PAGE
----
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Linux and the Environment

Date/Time Permalink: 03/18/06 04:13:09 pm
Category: General

A friend of mine a while back threw away a computer. "It doesn't work.", he explained, as I flagged him down on his way to the dump. He took it back in and showed me how he could plug it in and hit the switch: no lights, no sound, nothing. "Well", I ticked, mentally running through the possibilities, "I can always reclaim some parts." And I got it. The only thing wrong with it was that the power box was blown. $65 at the computer store later, I had it running again. I asked my friend if he wanted it back, but he turned it down anyway. He'd already bought a new one, and this old one wouldn't have run the new Windows, anyway. It served me intact running Red Hat for another three years, and lives on still as parts scattered all across my home network.

Then there was the neighbor at my new residence who simply tossed her whole computer system out on the curb. I knocked to inquire about it, and was informed that it was so clogged with spyware as to be unusable anymore, even though it was only two years old. (Do I have to tell you what OS it was running?) Her boyfriend would buy her a new one. I was given blessings to take it under my
wing (of course - saved her the ten dollar city pickup fee!). It was indeed hosed beyond belief, but it wasn't anything "dd if=/dev/zero of=/dev/hda" from Tom's rootboot floppy couldn't cure - and then it became my Slackware 10.1 machine, serving me to this day with only the occasional part replaced.

There are thousands of stories like these, but not all have as happy an ending. For instance, there's the worker at a used-goods store (the kind run by a charity) who told me that their policy when they receive computers is to plug it in and attempt to boot it. If it fails for *any* reason at all to come up, it goes into the compactor - monitor and all! The most recent victim of this process had been running Windows XP "but when it got to the desktop, it froze" - so out it went. I'm sure this had to be an isolated incident. I briefly volunteered my time to charity stores fixing up new systems out of old donated ones long ago - there is no better way to learn hardware really, *really* well! We'd get ten or twenty at a time tossed out from some corporate office, and for every three I got I could make two more. But installing Linux on them wasn't an option, of course, because they were planning to *sell* these machines in the store...(and I was much younger then and less persuasive.)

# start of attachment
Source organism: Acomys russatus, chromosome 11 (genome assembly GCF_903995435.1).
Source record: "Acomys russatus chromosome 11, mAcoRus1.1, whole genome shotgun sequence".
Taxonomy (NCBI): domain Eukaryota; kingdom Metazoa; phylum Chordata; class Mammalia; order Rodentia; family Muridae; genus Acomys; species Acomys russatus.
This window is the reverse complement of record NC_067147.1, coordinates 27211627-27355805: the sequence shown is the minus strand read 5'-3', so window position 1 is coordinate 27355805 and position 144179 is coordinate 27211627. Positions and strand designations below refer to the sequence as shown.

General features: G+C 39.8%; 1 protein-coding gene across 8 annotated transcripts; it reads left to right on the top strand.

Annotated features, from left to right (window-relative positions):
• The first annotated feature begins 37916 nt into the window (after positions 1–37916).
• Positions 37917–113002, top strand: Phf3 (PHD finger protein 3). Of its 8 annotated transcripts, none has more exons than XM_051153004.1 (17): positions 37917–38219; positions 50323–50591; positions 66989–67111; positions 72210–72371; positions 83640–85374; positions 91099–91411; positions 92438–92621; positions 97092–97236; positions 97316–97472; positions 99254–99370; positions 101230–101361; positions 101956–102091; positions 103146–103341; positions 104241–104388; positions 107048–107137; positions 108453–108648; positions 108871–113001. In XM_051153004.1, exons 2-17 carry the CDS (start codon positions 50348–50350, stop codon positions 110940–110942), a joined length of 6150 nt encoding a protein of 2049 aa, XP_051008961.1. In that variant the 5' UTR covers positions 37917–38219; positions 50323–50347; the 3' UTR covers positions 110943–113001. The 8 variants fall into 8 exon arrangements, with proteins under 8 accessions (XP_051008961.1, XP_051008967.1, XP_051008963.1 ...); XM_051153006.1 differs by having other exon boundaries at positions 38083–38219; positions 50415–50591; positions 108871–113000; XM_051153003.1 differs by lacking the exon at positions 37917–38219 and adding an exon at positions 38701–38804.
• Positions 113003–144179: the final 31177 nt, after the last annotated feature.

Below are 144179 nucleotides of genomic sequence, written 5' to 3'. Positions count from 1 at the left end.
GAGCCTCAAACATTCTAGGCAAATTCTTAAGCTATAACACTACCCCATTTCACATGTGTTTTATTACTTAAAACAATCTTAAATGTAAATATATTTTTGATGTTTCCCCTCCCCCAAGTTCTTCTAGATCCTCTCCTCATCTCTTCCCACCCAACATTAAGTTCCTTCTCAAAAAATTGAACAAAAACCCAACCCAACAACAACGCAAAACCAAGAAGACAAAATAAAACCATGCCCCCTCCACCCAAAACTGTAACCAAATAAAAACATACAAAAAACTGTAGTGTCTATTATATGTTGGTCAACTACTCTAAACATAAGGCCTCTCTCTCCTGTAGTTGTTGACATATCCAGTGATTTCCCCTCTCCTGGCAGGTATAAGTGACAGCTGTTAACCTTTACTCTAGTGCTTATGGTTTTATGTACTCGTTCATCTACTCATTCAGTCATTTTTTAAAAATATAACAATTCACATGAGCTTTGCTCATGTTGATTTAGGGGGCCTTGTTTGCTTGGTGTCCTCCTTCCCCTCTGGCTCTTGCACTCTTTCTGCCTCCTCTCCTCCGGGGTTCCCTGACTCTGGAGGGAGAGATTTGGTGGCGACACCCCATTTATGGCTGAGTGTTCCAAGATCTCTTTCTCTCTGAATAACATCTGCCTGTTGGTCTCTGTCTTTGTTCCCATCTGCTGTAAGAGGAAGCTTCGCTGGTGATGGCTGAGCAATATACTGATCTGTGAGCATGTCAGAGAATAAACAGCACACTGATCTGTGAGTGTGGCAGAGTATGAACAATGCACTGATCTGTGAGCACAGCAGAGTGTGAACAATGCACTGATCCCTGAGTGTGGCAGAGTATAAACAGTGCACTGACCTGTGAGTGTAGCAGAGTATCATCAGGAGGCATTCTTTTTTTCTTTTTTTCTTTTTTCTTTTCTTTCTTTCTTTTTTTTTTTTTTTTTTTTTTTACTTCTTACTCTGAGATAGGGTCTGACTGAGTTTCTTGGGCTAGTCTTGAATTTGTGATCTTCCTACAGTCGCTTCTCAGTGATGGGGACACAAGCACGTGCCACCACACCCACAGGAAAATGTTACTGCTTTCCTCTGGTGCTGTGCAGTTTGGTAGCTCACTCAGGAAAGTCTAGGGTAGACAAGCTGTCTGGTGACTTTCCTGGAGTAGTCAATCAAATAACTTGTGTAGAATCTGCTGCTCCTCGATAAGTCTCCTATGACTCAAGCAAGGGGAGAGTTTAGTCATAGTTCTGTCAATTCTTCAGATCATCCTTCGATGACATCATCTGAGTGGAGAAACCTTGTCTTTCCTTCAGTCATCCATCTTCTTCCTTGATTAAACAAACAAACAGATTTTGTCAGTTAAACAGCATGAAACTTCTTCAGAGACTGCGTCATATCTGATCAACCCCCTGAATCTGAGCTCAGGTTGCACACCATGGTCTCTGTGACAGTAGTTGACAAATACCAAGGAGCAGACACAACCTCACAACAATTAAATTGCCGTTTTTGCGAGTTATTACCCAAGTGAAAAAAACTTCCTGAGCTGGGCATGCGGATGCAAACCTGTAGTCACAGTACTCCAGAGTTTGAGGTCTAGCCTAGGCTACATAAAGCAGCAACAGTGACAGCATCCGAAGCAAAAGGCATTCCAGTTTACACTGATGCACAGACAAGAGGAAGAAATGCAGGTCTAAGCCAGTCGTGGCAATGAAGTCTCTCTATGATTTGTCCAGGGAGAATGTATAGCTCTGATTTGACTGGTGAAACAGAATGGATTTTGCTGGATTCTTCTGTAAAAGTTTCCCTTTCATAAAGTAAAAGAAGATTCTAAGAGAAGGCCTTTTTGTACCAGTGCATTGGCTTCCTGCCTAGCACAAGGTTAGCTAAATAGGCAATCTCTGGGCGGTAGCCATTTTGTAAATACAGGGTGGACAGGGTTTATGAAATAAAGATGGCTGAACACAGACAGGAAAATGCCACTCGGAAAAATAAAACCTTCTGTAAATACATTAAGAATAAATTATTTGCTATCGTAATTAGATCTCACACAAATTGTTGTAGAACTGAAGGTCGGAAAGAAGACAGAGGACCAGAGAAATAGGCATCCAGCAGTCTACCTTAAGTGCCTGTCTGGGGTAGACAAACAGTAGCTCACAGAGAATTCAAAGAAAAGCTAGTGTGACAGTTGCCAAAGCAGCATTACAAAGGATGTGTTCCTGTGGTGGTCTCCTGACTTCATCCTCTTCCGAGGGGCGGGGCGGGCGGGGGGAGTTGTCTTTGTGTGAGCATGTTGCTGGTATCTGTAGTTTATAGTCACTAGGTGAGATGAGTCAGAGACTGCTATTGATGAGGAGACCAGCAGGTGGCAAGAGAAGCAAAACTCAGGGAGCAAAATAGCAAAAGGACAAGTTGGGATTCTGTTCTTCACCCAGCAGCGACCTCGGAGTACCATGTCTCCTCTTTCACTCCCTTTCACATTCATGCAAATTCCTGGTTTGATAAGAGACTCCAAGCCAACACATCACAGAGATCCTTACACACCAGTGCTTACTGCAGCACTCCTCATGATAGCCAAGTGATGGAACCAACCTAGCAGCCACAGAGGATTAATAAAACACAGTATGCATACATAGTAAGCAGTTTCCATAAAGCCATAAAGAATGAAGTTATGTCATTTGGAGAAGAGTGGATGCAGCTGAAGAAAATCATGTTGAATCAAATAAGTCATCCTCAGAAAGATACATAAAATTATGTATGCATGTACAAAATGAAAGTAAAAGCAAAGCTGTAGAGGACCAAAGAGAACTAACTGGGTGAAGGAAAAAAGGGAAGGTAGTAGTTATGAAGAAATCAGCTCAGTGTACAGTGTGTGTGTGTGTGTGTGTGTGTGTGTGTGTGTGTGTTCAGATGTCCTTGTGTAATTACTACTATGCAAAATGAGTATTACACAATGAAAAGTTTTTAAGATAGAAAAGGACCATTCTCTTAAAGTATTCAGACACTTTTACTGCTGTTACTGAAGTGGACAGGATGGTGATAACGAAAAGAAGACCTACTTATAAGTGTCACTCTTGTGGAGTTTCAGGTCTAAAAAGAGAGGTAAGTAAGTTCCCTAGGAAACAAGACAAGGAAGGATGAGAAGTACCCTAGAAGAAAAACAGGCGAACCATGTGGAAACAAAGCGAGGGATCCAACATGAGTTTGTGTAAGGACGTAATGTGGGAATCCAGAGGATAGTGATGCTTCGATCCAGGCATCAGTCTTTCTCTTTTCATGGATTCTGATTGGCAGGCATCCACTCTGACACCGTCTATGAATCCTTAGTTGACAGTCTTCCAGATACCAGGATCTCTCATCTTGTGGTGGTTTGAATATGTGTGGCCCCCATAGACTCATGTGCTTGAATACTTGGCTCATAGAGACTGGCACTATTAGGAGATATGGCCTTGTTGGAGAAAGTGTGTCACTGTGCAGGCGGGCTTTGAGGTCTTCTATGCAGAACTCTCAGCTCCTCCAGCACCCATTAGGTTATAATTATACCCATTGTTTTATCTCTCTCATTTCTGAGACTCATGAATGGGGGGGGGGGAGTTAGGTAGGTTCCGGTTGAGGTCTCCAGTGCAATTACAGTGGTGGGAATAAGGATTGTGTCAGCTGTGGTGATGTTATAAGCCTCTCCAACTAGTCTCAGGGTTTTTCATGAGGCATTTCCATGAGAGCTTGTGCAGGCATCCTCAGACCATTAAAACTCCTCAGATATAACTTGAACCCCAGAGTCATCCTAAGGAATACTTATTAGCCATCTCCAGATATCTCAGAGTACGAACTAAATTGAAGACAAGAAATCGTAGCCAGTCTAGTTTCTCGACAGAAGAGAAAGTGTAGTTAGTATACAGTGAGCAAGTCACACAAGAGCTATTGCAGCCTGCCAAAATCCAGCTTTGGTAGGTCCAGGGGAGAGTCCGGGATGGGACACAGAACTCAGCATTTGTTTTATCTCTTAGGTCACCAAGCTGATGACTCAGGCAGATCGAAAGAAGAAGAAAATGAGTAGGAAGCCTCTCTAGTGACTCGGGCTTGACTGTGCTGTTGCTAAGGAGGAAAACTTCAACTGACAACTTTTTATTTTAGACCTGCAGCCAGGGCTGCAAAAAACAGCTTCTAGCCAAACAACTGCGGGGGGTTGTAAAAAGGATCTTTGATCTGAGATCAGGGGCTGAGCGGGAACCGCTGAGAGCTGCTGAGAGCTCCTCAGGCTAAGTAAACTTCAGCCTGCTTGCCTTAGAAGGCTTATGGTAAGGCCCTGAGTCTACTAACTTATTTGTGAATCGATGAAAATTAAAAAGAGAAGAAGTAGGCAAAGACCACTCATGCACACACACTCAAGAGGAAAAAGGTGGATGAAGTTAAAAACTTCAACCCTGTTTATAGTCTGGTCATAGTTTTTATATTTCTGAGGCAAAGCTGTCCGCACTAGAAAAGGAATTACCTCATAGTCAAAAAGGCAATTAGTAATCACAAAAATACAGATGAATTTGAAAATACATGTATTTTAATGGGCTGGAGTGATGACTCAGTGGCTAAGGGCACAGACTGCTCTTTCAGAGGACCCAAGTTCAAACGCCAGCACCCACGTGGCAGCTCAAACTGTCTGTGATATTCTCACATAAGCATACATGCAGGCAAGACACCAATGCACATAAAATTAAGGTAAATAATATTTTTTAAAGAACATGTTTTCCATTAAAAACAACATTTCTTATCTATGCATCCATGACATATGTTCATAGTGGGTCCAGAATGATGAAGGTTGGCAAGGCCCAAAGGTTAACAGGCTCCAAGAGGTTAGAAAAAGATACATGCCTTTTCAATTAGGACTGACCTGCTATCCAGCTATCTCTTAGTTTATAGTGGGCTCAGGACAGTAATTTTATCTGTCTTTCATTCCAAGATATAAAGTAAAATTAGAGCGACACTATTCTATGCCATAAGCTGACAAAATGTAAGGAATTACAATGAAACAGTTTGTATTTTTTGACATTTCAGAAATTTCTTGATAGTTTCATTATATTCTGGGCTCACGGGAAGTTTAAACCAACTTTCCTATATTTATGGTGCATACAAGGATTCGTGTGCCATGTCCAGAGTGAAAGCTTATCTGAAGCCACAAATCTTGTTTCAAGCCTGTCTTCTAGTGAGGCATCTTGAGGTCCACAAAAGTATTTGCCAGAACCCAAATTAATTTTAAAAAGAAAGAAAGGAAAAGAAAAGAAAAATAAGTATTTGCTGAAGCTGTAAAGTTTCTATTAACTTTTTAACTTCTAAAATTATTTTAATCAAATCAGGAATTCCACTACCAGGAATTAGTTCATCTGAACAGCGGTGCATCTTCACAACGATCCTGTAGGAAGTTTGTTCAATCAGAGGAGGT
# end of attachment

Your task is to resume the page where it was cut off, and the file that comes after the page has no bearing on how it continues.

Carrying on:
The environmental impact of discarded electronics in our society is threatening every year to choke us more and more with cadmium, lead, and mercury. Wasted computers are overflowing our landfills. Some recycling efforts are made, but let's face it - a motherboard is nothing like an aluminum can. The statistics I'm getting off the net peg the average lifespan of a brand-new PC to be just 2-3 years. Yet it's nothing for a Linux distribution to thrive on hardware 20 years old! Consumers have largely turned to using and discarding computers like tissues, despite their cost of hundreds of dollars to replace. The Environmental Protection Agency has it that up to 315 million computers could find their way to landfills by 2006 - at the current population of 295 million for the United States according to the CIA's factsheet, that could easily work out to one new computer for every United States citizen! All you have to do is run Linux...

This is the mess that is created by constant pressure for perpetual upgrades by proprietary systems. And it's going to go on, of course - I think the United States is the country with the lowest regard of all for environmental issues. Just posting this, I'm sure I got at least a few jeers of "tree-hugging-hippie!" Yes, and I'm not usually the one to get all hand-wringy over baby seals and rain forests - I'm the first to admit that not all the world's problems can be solved by a recycle bin. But the solution is just so *easy*, so *obvious* here, that I believe it's a shame that we'll continue as we have.

It doesn't just apply to computers, BTW. The other day, our DVD player would freeze when playing the opening scenes of a movie. I took a screw-driver to it and did the only thing I could think of to do with a DVD player, which is wipe the glass read-head with a lint-free cloth. Put it back together and it ran perfectly! Now, in how many other households would it have been thrown away? Then there's the thing with headphones - *why* are headphones made so the little wires connecting to the jack short out in six months of normal use? I went through three pairs in a year before, growling with disgust at the $20 I was throwing away each time on them, I took the wire ends out of the rubber casing and simply wrapped and taped them onto the post of the jack. They worked perfectly, and I've never bought headphones since.

So I'm going to be a complete hippie, here, and conclude my preachy sermon: In between the new Christmas gadgets we're all playing with and the New Year's resolutions we'll be making not long from now, may I suggest that we learn to fix something - anything at all - and reuse it, to spare it's being thrown away?

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